ע
ABARIM
Publications
Abarim Publications' Biblical Dictionary: The Hebrew word: קרה

Source: http://www.abarim-publications.com/Dictionary/q/q-r-he.html

Abarim Publications' online Biblical Hebrew Dictionary

קיר  קרר  קרקע  קרה  קרא

These four forms קיר (qyr), קרר (qrr), קרה (qrh), and קרא (qr') are not related in any formal way, but their uses, conjugations and derivations seem to overlap:


קיר

The masculine noun קיר (qir) is officially of unknown origin, although it appears to also exist in Ugaritic and Canaanite. It's one of several words for wall, but this word denotes mostly a regular, flat room's wall (1 Kings 5:13, Ezekiel 8:7, Amos 5:19), or a flat side of an altar (Exodus 30:3, Leviticus 1:15). Jeremiah speaks of the walls of his heart as the seat of his anguish (Jeremiah 4:19). And in Isaiah 22:5, the prophet speaks of a קר (qr), which is probably a contracted variant of our noun.


קרר I

The root verb קרר (qarar I) means to be or become cool or cold. This verb occurs all over the Semitic spectrum, but in the Bible it appears only once. In Jeremiah 6:7, the prophet exclaims that Jerusalem keeps her iniquities fresh (cool) the way a well keeps it water fresh (cool).

This verb's derivatives are:

  • The adjective קר (qar), meaning cool (of one's spirit: Proverbs 17:27, of water: Jeremiah 18:14).
  • The masculine noun קר (qor), meaning cold (Genesis 8:22 only).
  • The feminine equivalent of previous: קרה (qara), also meaning cold (Job 24:7, Proverbs 25:20, Nahum 3:17).
  • The feminine noun מקרה (meqera), meaning coolness (Judges 3:20 and 3:24 only).
קרר II

The root verb קרר (qarar II) means to tear down, or so it's assumed. This verb is said to occur only once in the Bible, in Isaiah 22:5, which describes a "day of panic and confusion". On that day something is done to a wall — מקרקר קר (meqarqar qar) — which scholars assume is tearing it down.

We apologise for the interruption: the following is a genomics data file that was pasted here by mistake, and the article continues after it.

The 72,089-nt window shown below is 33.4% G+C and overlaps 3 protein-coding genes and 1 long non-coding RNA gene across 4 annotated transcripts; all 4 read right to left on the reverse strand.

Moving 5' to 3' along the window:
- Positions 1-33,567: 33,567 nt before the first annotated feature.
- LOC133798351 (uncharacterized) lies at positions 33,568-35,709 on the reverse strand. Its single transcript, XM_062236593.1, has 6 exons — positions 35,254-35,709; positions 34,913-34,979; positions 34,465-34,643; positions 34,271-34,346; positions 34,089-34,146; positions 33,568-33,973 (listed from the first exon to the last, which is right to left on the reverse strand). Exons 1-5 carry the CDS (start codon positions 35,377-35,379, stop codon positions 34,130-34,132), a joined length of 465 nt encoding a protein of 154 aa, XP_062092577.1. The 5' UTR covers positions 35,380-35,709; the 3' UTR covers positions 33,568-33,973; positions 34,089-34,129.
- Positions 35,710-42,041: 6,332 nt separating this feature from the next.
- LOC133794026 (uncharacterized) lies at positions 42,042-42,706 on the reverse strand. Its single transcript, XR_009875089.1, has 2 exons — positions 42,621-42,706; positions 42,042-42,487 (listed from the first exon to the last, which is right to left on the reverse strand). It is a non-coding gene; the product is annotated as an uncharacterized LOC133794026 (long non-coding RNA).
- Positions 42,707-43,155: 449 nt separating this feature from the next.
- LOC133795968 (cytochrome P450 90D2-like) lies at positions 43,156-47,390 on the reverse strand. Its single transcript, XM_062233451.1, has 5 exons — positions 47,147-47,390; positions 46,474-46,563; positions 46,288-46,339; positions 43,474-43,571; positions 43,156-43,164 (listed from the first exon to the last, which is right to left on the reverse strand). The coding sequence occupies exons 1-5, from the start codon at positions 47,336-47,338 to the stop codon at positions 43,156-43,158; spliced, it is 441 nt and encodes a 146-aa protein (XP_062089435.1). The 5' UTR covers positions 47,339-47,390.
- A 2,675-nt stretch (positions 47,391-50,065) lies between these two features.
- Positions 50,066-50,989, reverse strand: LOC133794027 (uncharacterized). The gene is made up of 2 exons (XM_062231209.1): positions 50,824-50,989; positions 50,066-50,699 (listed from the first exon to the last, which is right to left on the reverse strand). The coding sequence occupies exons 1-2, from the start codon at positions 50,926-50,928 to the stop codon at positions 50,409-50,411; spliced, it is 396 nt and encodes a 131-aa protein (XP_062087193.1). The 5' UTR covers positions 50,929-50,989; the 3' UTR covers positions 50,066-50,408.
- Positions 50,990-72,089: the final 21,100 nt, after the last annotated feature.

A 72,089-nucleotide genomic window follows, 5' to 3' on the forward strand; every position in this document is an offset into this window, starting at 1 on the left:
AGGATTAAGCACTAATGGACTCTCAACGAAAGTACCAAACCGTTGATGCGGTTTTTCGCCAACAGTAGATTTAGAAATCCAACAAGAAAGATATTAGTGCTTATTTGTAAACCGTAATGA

In the Masoretic Text of Numbers 24:17, however, this form קרקר (qarqar) also occurs. It's the word that's tied to "the sons of Sheth" (and see our article on the name Sheth for additional considerations.) But scholars (BDB Theological Dictionary, HAW Theological Wordbook of the Old Testament) declare that Numbers 24:17 shouldn't read קרקר (qarqar) but קדקד (qadqad), meaning skull, head or crown of the head. This because it would result in an attractive parallel with the crushed "corners" of Moab, and also would create congruence with Jeremiah 48:45, which also deals with the "corners" of Moab and the skulls — (קדקד (qadqad) — of some riotous revelers. On top of all these preferences, the Samaritan Pentateuch indeed reads קדקד (qadqad) in Numbers 24:17.

Modern translations are surprisingly rebellious towards scholarly and Samaritan persuasions. Only the NIV tells of the skulls of the sons of Sheth. NAS has "tear down the sons of Sheth," KJV, Darby and Young have "destroy," and JSP and ASV have "break down".


קרקע

The curious masculine noun קרקע (qarqa') means floor. It's used sporadically: of the earthen floor of the tabernacle (Numbers 5:17), the floor of the sea (Amos 9:3) and the floor of the temple (1 Kings 6:15-30). BDB suggests that the second time this word occurs in 1 Kings 7:7, it should probably read קורות (qwrwt; see under קרה (qara) below) and be translated with rafters. It's not clear where this word comes from, but BDB states that it may be constructed from a root קרר (qarar). Here at Abarim Publications we suspect it's a synthesis of the word for wall — קיר (qir) or קר (qr) — and the following:

קעקע

The verb קעקע (q'q') doesn't occur in the Bible but in post-Biblical Hebrew it means to pull, cut or tear down. In Leviticus 19:28 occurs a masculine noun קעקע (qa'aqa), which is probably related to our verb. It's usually translated with mark, imprint or tattoo.


קרה

The verb קרה (qara) is a by-form of the verb קרא (qara' II; see below) and generally denotes a meeting of people or things (that which goes on when things or people come together). It's used for a meeting of people(s) (Deuteronomy 25:18), of someone happening upon a field (Ruth 2:3), of harm coming upon someone (Genesis 44:29), of the Word of YHWH coming upon someone (Numbers 11:23), the Lord meeting with folks (Exodus 3:18, Numbers 23:4), the Lord granting expedience to a hunter (Genesis 27:20), cities to appear suitable for people (Numbers 35:11). It's also used in a general, unspecified way: "all that had come upon them" (Genesis 42:29), "that what shall happen" (Isaiah 41:22).